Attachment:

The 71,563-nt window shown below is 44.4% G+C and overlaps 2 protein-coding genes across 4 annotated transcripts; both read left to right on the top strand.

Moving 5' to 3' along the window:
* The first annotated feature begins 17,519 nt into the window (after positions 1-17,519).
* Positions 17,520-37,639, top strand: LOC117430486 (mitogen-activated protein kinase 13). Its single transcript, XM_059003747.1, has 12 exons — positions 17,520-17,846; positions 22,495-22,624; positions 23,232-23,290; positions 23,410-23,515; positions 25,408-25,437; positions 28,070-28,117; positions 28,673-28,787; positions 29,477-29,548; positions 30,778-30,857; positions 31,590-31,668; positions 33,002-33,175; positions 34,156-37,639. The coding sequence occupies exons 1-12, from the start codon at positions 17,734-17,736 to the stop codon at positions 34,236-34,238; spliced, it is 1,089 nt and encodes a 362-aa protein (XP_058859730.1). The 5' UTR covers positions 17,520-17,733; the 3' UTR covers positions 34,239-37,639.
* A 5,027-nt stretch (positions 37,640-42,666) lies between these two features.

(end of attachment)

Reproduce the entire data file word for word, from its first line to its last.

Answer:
The 71,563-nt window shown below is 44.4% G+C and overlaps 2 protein-coding genes across 4 annotated transcripts; both read left to right on the top strand.

Moving 5' to 3' along the window:
* The first annotated feature begins 17,519 nt into the window (after positions 1-17,519).
* Positions 17,520-37,639, top strand: LOC117430486 (mitogen-activated protein kinase 13). Its single transcript, XM_059003747.1, has 12 exons — positions 17,520-17,846; positions 22,495-22,624; positions 23,232-23,290; positions 23,410-23,515; positions 25,408-25,437; positions 28,070-28,117; positions 28,673-28,787; positions 29,477-29,548; positions 30,778-30,857; positions 31,590-31,668; positions 33,002-33,175; positions 34,156-37,639. The coding sequence occupies exons 1-12, from the start codon at positions 17,734-17,736 to the stop codon at positions 34,236-34,238; spliced, it is 1,089 nt and encodes a 362-aa protein (XP_058859730.1). The 5' UTR covers positions 17,520-17,733; the 3' UTR covers positions 34,239-37,639.
* A 5,027-nt stretch (positions 37,640-42,666) lies between these two features.